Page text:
A chest plain radiograph (X-ray) showed bilateral pleural effusion, partial bibasilar atelectasis, and linear pleural calcifications involving the right lung (Figure 1). Ultrasound-guided thoracocentesis showed bloody and exudative pleural fluid. Cytologic examination was negative for malignant cells. A chest, abdominal, and pelvic contrast-enhanced computed tomography (CT) scan showed bilateral pleural effusion, partial bibasilar atelectasis, and peripheral linear dense calcifications and thickening of the right lung. In addition, two pleural masses touching the right hemidiaphragm were identified and measured 3.2 × 2.1 cm and 4.3 × 4.8 cm. The masses were suspicious for neoplastic lesions. No axillary or mediastinal lymphadenopathy was identified. Furthermore, no evidence of distant metastasis was identified (Figure 2). CT-guided needle-core biopsy was performed, and the histopathological and immunohistochemical examinations revealed epithelioid angiosarcoma. Whole-body positron emission tomography/computed tomography (PET/CT) scan showed two hypermetabolic fluorodeoxyglucose- (FDG-) avid lesions involving the right diaphragmatic pleura, suggesting neoplastic lesions and supporting the earlier pathological CT scan and CT-guided needle-core biopsy findings (Figure 3). Accordingly, the patient was scheduled for surgery in three weeks.

974567.fig.001
Figure 1: A chest plain radiograph (X-ray) showing bilateral pleural effusion, partial bibasilar atelectasis, and linear pleural calcifications involving the right lung.
974567.fig.002
Figure 2: An axial chest, abdominal, and pelvic contrast-enhanced computed tomography (CT) scan showing bilateral pleural effusion, partial bibasilar atelectasis, and peripheral dense calcifications of the right lung. In addition, two pleural masses touching the right hemidiaphragm were identified and measured 3.2 × 2.1 cm and 4.3 × 4.8 cm (white arrows). The masses were suspicious for neoplastic lesions. No axillary or mediastinal lymphadenopathy was identified. Furthermore, no evidence of distant metastasis was identified.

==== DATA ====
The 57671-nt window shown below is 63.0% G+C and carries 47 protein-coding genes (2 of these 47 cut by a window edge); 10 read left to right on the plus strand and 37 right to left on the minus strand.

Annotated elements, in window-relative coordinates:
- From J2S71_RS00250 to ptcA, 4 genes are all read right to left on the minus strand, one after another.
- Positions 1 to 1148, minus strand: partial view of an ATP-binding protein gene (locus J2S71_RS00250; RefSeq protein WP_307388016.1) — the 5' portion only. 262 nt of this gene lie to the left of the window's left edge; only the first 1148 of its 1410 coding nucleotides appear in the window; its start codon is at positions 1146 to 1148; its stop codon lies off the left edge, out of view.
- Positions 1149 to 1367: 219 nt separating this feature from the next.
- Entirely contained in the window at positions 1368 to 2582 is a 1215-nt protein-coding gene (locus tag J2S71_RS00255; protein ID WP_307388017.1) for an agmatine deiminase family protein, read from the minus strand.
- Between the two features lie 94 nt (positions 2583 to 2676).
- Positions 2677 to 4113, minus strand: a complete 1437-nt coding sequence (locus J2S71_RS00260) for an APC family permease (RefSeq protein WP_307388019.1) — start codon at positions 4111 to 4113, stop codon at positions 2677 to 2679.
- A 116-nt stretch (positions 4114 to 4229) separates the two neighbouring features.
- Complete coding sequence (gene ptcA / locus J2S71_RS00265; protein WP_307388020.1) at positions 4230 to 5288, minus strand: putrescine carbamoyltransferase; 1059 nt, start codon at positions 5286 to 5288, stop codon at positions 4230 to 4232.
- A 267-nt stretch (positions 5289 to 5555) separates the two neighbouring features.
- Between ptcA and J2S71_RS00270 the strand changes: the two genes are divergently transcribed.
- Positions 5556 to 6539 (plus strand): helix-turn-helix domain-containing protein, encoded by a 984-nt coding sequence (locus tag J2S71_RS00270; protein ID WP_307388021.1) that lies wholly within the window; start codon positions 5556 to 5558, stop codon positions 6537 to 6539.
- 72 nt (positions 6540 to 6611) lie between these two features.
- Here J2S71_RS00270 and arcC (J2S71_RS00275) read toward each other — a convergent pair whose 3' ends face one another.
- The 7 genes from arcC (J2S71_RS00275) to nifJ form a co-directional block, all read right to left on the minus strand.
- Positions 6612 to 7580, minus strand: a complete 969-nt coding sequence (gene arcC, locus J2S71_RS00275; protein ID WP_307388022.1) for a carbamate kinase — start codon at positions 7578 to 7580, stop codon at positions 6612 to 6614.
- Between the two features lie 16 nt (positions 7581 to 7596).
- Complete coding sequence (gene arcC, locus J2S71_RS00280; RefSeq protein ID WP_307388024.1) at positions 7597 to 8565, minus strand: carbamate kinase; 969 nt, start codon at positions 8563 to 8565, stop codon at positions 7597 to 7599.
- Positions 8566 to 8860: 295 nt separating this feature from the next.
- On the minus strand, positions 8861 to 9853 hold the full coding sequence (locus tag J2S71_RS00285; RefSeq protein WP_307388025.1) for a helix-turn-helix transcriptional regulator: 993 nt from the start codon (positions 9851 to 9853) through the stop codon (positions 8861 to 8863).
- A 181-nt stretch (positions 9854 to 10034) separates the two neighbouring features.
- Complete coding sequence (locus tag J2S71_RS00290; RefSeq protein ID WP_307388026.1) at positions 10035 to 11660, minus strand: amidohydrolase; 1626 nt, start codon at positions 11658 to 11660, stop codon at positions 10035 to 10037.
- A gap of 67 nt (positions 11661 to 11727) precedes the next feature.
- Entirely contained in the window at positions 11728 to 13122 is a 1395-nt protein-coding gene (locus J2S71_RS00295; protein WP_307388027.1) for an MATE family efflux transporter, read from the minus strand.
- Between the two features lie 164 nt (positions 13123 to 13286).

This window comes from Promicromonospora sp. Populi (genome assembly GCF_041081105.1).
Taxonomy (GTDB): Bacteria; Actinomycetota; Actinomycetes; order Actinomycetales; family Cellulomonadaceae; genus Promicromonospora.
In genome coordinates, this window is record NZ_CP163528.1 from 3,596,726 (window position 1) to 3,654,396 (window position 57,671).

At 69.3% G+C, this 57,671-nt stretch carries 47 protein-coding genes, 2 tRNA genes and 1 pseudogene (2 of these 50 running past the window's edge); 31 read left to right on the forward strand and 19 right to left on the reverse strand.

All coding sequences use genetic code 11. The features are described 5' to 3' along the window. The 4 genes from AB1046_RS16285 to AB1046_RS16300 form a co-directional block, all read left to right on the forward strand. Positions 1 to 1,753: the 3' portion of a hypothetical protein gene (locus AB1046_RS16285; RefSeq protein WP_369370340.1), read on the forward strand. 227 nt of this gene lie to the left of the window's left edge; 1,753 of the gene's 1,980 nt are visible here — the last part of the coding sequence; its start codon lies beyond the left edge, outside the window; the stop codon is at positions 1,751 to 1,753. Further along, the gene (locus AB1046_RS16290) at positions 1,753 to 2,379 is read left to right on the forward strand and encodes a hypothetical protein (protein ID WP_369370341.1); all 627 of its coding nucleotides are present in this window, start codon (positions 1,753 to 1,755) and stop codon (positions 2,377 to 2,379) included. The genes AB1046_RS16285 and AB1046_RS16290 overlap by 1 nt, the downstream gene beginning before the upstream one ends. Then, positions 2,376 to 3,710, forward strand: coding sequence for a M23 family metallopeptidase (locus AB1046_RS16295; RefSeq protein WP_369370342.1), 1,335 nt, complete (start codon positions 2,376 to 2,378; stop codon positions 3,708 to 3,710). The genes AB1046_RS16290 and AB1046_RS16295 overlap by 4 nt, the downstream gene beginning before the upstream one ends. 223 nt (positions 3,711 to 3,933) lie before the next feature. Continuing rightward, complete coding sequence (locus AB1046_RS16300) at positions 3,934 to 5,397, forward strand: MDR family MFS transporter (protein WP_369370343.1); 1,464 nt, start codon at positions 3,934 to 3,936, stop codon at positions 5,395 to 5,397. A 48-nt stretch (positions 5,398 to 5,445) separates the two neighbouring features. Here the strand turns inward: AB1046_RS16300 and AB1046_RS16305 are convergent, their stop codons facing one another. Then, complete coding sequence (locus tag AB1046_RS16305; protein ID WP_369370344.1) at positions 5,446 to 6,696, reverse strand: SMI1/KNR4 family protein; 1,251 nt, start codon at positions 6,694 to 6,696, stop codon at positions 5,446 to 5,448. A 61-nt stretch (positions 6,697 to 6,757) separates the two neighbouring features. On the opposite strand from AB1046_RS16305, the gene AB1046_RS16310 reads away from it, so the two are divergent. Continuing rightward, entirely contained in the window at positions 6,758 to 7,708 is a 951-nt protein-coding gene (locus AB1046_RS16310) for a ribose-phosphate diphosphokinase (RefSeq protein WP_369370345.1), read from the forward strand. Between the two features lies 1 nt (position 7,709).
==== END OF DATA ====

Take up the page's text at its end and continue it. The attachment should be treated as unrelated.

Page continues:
974567.fig.003
Figure 3: An axial chest positron emission tomography/computed tomography (PET/CT) scan showing two hypermetabolic fluorodeoxyglucose- (FDG-) avid mass lesions involving the right diaphragmatic pleura, suggestive of neoplastic lesions (white arrows).

Histopathological examination showed neoplastic proliferation consisting of highly atypical large epithelioid cells with abundant eosinophilic cytoplasm, round to oval nuclei with marked pleomorphism, vesicular chromatin, and prominent single nucleoli. The neoplastic cells grew mainly in sheets with focal areas suggestive of vascular spaces lined by cytologically malignant epithelioid cells (Figure 4(a)). In addition, focal hemorrhagic areas were also identified (Figure 4(b)).

fig4
Figure 4: (a) Histopathological examination of the right diaphragmatic pleural masses (magnification power, 40x) showing the neoplastic cells that grew mainly in sheets with focal areas suggestive of vascular spaces lined by cytologically malignant epithelioid cells. The neoplastic proliferation consisted of highly atypical large epithelioid cells with abundant eosinophilic cytoplasm, round to oval nuclei with marked pleomorphism, vesicular chromatin, and prominent single nucleoli. (b) Focal hemorrhagic areas were identified.